Tom Clancy probably gave you your first peek into the dark world of espionage. However, things have evolved since he passed away in 2013. It’s no longer nation-states trying to secure dark secrets from each other. Companies must now battle the scourge of stolen data, financial damage, and a battered reputation.
Cyber espionage in the corporate world is a tangible reality, making it important that you learn everything you can about it. This article provides a concise overview of everything you need to know about cyber espionage and how it affects your business.
Chinese general, Sun Tzu, wrote in his timeless work, The Art of War, that you can be confident of the outcomes of a hundred battle if “you know the enemy and you know yourself.” He goes further to highlight the fact that not knowing (or understanding) the enemy is self-defeating and effectively nullifies your victories. However, what do the tales and philosophies of this great man of war have to do with cyber espionage?
Well, the strongest nations of the world have developed sophistication in gathering intelligence, analyzing it, and conducting espionage. But, the modern battlefield has changed tremendously. Modern war between modern nation-states now leverages the internet. Only recently, several countries, including Australia and Israel called out China for unrelenting cyber attacks.
The internet gives wings to freedom of speech, enabling everyone to have the opportunity and means to communicate and seek information. But, the internet is a two-edged sword: it has made everyone less secure and more vulnerable than before it came on the scene.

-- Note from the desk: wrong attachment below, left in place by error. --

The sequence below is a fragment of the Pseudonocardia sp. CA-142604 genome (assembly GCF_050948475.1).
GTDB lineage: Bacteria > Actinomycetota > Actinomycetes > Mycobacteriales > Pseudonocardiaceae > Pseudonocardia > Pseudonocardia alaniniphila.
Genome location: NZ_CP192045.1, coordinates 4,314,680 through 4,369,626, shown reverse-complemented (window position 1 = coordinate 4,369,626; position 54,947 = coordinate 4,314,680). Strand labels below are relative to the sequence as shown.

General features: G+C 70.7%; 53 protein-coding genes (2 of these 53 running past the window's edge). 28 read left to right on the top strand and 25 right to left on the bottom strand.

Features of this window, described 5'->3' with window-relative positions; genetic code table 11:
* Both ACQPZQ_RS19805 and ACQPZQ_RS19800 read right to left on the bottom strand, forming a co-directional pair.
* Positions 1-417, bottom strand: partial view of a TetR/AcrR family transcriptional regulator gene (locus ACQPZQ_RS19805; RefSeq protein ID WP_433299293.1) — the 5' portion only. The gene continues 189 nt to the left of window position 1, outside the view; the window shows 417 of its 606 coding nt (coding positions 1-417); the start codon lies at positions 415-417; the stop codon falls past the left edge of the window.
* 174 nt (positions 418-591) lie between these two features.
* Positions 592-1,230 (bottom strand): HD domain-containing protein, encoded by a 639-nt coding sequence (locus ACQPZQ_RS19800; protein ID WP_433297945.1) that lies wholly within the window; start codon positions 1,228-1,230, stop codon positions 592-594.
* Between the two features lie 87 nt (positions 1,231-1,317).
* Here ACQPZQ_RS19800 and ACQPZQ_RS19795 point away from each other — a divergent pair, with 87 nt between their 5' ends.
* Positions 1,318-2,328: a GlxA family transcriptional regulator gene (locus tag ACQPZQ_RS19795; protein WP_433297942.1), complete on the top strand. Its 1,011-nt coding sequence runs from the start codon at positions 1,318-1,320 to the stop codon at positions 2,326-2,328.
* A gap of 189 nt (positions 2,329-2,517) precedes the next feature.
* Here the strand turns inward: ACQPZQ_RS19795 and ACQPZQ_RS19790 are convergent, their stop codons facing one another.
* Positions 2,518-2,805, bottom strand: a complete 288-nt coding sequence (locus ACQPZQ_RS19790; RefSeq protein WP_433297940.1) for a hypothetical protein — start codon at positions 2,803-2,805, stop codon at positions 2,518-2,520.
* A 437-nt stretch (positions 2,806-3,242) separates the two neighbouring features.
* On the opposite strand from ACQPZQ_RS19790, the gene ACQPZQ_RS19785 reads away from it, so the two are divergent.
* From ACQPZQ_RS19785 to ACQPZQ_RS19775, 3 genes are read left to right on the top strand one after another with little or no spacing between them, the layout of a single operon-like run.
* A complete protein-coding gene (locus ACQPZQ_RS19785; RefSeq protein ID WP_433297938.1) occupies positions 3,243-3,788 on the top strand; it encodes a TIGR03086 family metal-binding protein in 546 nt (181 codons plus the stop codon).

Edward Snowden and other notable whistleblowers have revealed that everyone is under surveillance. The spies cut across governments, the military, law enforcement, intelligence agencies, criminals, hackers, and terrorists. Cyber espionage now clearly transcends countries stealing each other’s secrets, as industrial espionage now involves a cyber element to it.
A Definition For Cyber Espionage
From our introduction, it’s clear that technology is the key component of cyber espionage. It enables individuals or groups to engage in an attack or a series of them to access systems and classified data in an unauthorized manner. Such stolen information enables attackers to deprive the target of any significant operative power or advantage.
Cyber espionage may include:
- collecting intelligence,
- stealing of intellectual property, and
- stealing classified government secrets.
The aims of these actions include:
Businesses would be concerned about competitors gaining a competitive advantage through this means. However, it’s essentially to point out that several governments are now notorious for carrying out cyber espionage on multinationals or companies operating in other countries that have an edge in the market over homegrown competitors.
Consequences of Cyber Espionage
- data loss,
- disrupting infrastructure,
- intellectual property loss, and
- loss of competitive advantage.,
Who is Responsible For Cyber Espionage?
This list highlights the fact that government agencies and companies are the primary targets in cyber espionage.
How Cyber Espionage Works
Cyber technology opened up new doors to the spying enterprise. The use of technology and internet connectivity has made it easier, faster, and generally more effective to collect intelligence than before.